Elgar Companion to Social Capital and Health
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Elgar Companion to Social Capital and Health

Edited by Sherman Folland and Eric Nauenberg

Sherman Folland and Eric Nauenberg present the cutting edge of research covering the ever-expanding social capital field. With excellent contributions from leading academics, the Elgar Companion to Social Capital and Health offers a developed examination of new research across sociology, epidemiology, economics, psychology, and political science.
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Chapter 16: Do network members’ resources generate health inequality? Social capital theory and beyond

Lijun Song, Cleothia G. Frazier and Philip J. Pettis

Abstract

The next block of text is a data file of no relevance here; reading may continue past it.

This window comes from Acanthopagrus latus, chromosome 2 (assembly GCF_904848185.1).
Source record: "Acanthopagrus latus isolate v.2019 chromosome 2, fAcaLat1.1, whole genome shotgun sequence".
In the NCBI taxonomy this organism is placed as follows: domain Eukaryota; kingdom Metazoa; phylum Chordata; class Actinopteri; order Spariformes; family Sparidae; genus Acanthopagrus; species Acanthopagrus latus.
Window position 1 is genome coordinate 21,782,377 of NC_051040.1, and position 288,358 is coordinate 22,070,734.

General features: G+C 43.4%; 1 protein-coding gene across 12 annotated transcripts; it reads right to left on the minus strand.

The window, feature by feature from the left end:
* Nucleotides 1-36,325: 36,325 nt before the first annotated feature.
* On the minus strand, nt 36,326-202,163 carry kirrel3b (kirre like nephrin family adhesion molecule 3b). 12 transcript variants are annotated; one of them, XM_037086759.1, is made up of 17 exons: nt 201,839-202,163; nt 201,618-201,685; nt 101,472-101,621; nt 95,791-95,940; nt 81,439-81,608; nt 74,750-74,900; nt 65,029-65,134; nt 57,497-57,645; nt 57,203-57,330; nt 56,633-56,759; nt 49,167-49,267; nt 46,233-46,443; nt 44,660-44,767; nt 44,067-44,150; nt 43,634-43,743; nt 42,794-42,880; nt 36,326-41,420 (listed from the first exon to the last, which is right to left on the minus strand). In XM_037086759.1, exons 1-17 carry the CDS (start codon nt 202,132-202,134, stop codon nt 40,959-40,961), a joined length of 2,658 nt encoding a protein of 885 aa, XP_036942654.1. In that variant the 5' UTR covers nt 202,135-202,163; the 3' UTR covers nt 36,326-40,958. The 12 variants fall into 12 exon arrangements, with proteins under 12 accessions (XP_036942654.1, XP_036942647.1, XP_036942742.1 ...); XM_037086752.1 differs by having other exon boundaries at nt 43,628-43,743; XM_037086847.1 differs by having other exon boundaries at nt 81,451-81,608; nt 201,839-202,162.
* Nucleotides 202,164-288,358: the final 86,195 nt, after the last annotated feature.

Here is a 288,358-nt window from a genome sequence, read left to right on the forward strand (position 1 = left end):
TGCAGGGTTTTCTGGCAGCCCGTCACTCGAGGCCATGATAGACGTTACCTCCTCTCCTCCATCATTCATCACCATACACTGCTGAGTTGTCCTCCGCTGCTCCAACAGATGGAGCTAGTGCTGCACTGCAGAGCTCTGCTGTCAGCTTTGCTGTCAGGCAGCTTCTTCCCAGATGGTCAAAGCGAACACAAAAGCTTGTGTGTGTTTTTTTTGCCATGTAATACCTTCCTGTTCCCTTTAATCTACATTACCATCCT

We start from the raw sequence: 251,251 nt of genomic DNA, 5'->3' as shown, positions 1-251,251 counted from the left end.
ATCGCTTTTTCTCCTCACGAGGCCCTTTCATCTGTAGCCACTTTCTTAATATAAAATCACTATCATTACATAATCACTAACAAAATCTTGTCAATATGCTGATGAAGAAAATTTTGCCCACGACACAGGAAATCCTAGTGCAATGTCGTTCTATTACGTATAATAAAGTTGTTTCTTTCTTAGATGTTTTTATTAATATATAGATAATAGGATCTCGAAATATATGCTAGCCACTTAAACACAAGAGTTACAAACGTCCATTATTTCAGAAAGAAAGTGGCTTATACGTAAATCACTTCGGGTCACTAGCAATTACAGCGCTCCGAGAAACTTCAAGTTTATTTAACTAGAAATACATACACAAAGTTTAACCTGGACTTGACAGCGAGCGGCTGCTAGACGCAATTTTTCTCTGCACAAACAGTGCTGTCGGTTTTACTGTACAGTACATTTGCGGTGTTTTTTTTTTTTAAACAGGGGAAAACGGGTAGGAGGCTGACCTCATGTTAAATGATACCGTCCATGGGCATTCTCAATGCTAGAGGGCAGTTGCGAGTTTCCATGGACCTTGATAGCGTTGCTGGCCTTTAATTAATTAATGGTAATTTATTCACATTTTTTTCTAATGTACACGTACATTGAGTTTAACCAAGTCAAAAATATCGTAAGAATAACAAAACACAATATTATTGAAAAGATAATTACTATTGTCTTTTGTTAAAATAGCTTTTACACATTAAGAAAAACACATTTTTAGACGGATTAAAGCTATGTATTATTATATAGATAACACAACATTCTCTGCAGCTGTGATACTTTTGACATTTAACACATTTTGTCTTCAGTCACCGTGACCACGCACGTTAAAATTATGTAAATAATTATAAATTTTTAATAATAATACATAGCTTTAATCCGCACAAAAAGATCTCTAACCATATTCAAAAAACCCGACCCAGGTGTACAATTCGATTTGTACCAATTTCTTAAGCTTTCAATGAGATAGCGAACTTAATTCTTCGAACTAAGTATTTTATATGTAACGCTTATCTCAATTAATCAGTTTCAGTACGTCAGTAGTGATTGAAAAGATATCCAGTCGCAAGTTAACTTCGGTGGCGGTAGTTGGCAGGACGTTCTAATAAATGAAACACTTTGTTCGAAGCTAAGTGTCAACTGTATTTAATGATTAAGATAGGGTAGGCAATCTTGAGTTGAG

In this chapter the authors provide a thorough grounding in Bourdieu (1986) and Lin (2001). The application of sociology to networks brings some novel outcomes. While network resources generally bring positive effects on health and wellbeing, the social relationships within the network could bring negative effects. The research describes, for example, how competing subgroups can develop for the resource. The authors explain results contrary to the usual intuitive outcome. They also explain the effect of circumstances that limit the “reachability” of one’s desired goals.

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